JGrapes

By Michael N. Lipp

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Logging

Debugging an event driven application is known to be difficult, mainly because the commonly used “step into” is not always available. If you want to see what happens with an event that a handler (that you are debugging) generates, there is no way but to anticipate the handler that will be invoked for this event and set another break point.

To simplify the a task to a certain degree, JGrapes provides exhaustive logging of events with a carefully designed format. Below is the log of

2018-10-17 P1: Attached#1 [ROOT <―― EchoServer#1, channels=[network i/o]] (unhandled)
2018-10-17 P1: Attached#2 [EchoServer#1 <―― NioDispatcher#1, channels=[network i/o, NioDispatcher#1]] (unhandled)
2018-10-17 P1: Attached#3 [NioDispatcher#1 <―― TcpServer#1, channels=[NioDispatcher#1, network i/o]] (unhandled)
2018-10-17 P1: Start#1 [channels=[BROADCAST]] >> Handler [method=NioDispatcher#1.onStart, filter=Scope [handledEvents=[Start], handledChannels=[NioDispatcher#1]], priority=0]
2018-10-17 P1: Start#1 [channels=[BROADCAST]] >> Handler [method=TcpServer#1.onStart, filter=Scope [handledEvents=[Start], handledChannels=[TcpServer#1, network i/o]], priority=0]
2018-10-17 P1: NioRegistration#1 [channels=[BROADCAST]] >> Handler [method=NioDispatcher#1.onNioRegistration, filter=Scope [handledEvents=[NioRegistration], handledChannels=[NioDispatcher#1]], priority=0]
2018-10-17 P1: Completed(NioRegistration#1) [channels=[TcpServer#1]] >> Handler [method=TcpServer#1.onRegistered, filter=Scope [handledEvents=[Completed], handledChannels=[TcpServer#1]], priority=0]
2018-10-17 P1: Ready#1 [/0:0:0:0:0:0:0:0:8888, channels=[network i/o]] (unhandled)
2018-10-17 P1: Started(Start#1) [channels=[BROADCAST]] (unhandled)
2018-10-17 Thread main is waiting, 2 generators registered: [EventProcessor#1 [queue=[]], NioDispatcher#1]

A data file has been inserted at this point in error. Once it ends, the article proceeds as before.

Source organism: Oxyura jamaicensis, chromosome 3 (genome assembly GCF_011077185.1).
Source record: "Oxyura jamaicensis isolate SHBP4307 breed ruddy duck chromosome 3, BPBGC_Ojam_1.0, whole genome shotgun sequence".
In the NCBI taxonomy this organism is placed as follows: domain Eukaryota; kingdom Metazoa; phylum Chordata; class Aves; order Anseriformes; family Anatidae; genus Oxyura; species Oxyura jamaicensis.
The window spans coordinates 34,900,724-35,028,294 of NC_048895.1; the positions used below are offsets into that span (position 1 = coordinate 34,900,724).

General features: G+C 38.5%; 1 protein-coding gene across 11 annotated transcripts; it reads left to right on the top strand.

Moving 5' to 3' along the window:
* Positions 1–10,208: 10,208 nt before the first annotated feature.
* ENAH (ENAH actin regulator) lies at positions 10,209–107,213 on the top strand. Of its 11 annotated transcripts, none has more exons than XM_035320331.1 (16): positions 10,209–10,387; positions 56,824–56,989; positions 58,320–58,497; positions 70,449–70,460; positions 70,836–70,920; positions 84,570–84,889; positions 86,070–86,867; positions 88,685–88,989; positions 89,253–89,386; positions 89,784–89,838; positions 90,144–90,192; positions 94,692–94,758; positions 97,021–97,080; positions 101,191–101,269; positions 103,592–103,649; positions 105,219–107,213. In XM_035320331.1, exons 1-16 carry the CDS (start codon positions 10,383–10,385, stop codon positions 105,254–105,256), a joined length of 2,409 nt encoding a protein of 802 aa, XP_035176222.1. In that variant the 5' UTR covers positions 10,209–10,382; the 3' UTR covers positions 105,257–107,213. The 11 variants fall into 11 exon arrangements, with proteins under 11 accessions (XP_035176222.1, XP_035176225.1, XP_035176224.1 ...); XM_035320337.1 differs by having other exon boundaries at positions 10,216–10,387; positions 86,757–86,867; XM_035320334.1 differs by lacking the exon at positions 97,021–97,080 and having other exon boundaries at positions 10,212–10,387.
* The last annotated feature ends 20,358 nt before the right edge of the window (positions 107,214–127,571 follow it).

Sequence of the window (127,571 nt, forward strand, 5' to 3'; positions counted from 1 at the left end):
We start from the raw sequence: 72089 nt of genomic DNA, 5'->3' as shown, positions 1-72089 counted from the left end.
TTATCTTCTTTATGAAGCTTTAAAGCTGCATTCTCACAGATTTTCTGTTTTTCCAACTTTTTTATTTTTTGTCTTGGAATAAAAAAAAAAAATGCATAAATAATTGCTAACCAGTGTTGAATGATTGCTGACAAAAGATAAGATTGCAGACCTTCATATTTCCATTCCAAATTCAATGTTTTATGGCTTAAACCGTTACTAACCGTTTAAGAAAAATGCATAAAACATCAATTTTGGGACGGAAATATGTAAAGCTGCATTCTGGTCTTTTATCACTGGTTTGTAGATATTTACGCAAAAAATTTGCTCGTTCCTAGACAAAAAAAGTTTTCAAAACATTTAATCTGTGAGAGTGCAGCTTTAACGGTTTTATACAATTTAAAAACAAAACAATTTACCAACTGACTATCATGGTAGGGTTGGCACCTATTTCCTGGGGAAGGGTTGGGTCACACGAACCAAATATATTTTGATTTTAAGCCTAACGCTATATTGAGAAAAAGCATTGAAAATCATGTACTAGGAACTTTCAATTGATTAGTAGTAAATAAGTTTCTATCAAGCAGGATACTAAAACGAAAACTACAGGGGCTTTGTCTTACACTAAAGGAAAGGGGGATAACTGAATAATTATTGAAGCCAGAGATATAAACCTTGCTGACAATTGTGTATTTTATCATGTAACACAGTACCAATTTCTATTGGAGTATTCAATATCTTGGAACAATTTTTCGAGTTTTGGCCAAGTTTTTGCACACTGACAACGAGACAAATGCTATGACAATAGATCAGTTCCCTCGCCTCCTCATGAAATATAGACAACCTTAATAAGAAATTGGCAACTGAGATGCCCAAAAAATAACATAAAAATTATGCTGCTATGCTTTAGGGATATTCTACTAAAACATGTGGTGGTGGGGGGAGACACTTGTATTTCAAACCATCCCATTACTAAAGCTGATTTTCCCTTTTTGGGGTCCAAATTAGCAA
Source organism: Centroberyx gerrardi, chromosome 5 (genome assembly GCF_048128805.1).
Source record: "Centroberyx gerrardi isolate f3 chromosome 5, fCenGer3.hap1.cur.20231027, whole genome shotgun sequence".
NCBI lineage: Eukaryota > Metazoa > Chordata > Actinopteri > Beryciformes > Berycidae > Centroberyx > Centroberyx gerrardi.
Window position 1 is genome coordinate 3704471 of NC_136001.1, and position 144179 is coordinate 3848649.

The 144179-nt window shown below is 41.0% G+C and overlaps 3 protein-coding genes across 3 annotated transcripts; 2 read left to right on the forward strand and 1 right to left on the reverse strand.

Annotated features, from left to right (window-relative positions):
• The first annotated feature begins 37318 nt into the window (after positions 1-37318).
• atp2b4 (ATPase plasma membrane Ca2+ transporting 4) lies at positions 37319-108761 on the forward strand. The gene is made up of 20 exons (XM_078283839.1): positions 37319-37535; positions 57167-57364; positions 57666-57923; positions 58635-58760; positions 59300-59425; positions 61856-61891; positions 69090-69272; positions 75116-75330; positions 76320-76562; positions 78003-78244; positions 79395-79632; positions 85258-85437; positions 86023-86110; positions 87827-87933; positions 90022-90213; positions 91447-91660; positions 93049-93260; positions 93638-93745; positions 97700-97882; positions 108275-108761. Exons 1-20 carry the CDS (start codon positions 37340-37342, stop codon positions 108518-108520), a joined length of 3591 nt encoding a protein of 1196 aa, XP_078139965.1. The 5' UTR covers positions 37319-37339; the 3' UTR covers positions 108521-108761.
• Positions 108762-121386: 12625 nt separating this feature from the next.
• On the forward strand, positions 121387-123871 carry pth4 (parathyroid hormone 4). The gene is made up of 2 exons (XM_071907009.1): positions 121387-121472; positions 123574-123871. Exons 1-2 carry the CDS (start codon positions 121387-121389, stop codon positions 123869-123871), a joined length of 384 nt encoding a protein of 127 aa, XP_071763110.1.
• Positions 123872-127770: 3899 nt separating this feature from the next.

2018-10-17 P1: NioRegistration#2 [channels=[BROADCAST]] >> Handler [method=NioDispatcher#1.onNioRegistration, filter=Scope [handledEvents=[NioRegistration], handledChannels=[NioDispatcher#1]], priority=0]
2018-10-17 P1: Completed(NioRegistration#2) [channels=[TcpServer#1]] >> Handler [method=TcpServer#1.onRegistered, filter=Scope [handledEvents=[Completed], handledChannels=[TcpServer#1]], priority=0]
2018-10-17 P2: Accepted#1 [/127.0.0.1:8888 <― /127.0.0.1:38794, channels=[network i/o{TcpChannelImpl#1}], secure=false] (unhandled)
2018-10-17 P2: Input#1 [channels=[network i/o{TcpChannelImpl#1}],size=8,eor=false] >> Handler [method=EchoServer#1.onRead, filter=Scope [handledEvents=[Input], handledChannels=[network i/o, EchoServer#1]], priority=0]
2018-10-17 P3: Output#1 [channels=[network i/o{TcpChannelImpl#1}],size=8,eor=false] >> Handler [method=TcpServer#1.onOutput, filter=Scope [handledEvents=[Output], handledChannels=[TcpServer#1, network i/o]], priority=0]
2018-10-17 P2: RunnableActionEvent#1 [channels=[]] >> Handler [method=ActionExecutor#1.execute, filter=wildcard, priority=0]
2018-10-17 P4: HalfClosed#1 [channels=[network i/o{TcpChannelImpl#1}]] (unhandled)
2018-10-17 P2: Closed#1 [channels=[network i/o{TcpChannelImpl#1}]] (unhandled)

It should be easy to interpret the log, knowing the structure of the application. The Pn at the beginning of each line indicates the event pipeline that invokes the handler.

You can also see that there are many additional events aside from input and ouput that we didn’t care about in the example application. Of course, you can add handlers for these events and e.g. print a mesage for each new client connected to the server, or track the number of clients etc.